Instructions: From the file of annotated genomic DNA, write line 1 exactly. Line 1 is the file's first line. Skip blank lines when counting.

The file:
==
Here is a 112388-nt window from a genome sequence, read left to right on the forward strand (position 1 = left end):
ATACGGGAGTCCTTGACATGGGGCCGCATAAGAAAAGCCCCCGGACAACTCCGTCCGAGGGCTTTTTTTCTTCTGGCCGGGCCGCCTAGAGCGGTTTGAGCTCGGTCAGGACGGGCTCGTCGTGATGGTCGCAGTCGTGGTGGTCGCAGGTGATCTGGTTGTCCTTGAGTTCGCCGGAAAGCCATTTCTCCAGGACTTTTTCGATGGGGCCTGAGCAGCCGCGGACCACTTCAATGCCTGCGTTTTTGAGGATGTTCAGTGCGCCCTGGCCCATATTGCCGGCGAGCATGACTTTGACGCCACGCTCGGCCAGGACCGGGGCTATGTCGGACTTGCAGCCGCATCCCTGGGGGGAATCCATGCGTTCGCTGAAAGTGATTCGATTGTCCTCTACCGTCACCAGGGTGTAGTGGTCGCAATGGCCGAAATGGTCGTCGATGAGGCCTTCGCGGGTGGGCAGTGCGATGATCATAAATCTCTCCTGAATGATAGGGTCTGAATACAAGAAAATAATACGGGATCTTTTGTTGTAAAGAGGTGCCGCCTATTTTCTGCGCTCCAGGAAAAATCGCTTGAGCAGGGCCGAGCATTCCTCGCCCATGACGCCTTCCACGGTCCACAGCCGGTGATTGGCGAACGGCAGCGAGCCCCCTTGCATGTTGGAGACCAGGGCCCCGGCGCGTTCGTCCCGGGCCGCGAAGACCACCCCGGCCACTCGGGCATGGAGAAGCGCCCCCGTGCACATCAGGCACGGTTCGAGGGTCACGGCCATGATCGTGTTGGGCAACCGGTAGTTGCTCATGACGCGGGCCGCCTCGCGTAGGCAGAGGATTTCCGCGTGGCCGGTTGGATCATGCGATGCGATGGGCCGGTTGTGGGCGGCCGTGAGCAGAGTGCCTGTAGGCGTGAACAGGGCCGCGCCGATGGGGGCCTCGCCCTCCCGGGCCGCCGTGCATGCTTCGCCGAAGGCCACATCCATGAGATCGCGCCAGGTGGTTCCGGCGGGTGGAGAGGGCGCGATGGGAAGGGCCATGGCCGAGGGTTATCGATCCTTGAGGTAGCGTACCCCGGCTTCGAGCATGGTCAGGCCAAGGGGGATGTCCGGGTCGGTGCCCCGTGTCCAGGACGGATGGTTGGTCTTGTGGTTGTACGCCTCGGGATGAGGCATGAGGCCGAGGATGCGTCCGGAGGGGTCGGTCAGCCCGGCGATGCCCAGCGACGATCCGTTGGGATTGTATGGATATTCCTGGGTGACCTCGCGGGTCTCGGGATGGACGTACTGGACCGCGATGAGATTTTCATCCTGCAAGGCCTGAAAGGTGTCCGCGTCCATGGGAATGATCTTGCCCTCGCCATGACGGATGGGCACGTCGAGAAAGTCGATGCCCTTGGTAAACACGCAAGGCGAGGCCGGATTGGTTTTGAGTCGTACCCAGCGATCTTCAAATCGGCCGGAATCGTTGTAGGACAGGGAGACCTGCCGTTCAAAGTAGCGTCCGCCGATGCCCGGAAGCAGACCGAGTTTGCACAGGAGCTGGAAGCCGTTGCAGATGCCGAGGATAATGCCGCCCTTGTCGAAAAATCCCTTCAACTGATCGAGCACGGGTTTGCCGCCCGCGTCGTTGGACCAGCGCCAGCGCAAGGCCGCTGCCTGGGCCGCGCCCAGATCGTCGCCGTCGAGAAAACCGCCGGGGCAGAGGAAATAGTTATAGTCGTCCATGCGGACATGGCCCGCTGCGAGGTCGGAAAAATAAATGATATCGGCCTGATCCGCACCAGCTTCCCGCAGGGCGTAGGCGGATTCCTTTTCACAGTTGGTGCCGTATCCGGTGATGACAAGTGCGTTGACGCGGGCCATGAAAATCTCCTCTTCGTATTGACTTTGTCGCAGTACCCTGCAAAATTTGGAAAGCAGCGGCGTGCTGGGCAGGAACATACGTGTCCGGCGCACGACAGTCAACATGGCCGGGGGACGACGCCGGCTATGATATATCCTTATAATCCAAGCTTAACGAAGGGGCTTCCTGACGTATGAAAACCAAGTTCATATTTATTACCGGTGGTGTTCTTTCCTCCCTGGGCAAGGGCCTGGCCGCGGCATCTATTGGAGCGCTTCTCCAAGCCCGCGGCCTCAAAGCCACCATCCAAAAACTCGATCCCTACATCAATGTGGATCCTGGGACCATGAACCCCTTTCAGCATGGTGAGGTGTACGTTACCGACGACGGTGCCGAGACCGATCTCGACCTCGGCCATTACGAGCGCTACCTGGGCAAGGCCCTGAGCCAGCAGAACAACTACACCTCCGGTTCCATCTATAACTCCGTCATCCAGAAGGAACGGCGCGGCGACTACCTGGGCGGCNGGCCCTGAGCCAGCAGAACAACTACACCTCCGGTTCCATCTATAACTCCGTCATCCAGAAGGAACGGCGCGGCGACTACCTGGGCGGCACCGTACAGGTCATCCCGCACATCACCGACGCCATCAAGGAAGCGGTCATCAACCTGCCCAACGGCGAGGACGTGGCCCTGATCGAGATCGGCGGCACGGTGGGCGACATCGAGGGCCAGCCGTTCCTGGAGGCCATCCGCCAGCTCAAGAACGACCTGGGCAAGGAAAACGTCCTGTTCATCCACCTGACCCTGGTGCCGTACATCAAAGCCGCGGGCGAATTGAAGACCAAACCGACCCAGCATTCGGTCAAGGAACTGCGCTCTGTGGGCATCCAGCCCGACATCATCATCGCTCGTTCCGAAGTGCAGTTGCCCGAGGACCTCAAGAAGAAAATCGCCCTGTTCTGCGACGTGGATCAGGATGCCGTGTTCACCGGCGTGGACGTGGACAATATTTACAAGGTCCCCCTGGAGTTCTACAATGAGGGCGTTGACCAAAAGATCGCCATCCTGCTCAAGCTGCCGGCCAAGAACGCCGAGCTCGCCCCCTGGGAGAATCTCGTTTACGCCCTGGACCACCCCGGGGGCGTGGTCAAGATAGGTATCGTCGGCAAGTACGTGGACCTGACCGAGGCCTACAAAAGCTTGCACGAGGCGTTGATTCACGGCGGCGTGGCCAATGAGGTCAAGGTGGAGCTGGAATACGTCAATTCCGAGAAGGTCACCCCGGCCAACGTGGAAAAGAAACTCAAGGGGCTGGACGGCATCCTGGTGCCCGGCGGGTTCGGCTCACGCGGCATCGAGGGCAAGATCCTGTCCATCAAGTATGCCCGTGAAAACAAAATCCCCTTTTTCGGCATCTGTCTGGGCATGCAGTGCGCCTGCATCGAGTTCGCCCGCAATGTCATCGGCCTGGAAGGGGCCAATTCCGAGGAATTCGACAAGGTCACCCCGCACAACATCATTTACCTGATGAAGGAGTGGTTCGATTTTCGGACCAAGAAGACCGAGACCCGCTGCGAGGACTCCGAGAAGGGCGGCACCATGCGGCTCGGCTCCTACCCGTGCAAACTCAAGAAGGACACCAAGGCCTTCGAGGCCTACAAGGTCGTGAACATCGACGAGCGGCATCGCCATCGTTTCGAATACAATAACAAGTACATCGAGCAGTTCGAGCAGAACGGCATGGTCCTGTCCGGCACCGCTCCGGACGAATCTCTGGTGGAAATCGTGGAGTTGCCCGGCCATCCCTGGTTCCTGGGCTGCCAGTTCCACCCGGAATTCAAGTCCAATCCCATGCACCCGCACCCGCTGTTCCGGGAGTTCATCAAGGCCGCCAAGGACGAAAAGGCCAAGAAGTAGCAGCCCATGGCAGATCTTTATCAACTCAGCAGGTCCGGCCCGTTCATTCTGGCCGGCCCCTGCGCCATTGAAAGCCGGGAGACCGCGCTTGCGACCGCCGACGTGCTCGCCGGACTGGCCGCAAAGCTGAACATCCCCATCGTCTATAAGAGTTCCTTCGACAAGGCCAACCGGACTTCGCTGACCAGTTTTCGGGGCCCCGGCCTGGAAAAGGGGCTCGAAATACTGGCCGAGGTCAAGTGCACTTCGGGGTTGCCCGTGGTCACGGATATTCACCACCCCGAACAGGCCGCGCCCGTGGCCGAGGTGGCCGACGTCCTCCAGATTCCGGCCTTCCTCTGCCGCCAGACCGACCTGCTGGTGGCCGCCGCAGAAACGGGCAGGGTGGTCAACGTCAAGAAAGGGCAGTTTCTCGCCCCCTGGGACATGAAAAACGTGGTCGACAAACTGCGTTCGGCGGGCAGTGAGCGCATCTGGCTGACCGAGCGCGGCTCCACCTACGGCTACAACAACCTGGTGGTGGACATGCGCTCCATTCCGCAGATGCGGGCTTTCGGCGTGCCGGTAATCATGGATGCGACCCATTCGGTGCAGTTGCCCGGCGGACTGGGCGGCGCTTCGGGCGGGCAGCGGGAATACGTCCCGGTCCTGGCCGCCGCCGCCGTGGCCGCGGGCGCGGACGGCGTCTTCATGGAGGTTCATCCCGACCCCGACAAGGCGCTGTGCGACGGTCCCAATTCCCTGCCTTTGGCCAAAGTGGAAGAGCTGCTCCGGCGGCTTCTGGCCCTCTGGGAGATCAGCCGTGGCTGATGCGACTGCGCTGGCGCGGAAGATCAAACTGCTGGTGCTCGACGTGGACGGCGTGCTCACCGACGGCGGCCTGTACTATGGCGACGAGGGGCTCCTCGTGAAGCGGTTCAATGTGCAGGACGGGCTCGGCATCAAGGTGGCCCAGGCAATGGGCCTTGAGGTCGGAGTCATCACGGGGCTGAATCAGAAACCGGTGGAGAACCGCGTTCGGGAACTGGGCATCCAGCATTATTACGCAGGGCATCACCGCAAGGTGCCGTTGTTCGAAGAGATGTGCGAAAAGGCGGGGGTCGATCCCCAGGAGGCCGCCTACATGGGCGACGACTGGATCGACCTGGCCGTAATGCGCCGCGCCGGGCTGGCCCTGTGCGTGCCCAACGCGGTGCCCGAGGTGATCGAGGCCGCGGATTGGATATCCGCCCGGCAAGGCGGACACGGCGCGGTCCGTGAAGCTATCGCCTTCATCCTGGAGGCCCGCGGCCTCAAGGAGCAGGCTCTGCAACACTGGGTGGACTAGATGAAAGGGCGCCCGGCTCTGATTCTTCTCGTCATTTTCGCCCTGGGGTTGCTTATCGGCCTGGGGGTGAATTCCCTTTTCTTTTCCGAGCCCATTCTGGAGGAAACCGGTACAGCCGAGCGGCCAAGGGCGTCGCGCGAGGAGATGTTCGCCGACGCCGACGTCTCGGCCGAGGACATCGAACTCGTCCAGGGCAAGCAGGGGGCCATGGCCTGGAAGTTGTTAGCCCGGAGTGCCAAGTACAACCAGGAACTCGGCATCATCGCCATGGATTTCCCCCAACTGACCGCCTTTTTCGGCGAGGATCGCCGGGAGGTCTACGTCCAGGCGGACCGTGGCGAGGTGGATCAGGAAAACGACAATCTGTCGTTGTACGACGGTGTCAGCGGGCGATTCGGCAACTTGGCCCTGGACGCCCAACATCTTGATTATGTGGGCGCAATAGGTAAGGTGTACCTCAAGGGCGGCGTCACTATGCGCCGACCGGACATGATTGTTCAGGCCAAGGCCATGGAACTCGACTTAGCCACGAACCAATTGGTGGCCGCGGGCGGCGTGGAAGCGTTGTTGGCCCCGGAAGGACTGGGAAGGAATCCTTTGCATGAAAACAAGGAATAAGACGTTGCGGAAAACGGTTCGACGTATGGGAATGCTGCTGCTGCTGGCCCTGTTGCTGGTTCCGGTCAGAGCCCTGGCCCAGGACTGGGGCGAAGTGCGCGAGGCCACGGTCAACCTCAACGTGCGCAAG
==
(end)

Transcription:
Here is a 112388-nt window from a genome sequence, read left to right on the forward strand (position 1 = left end):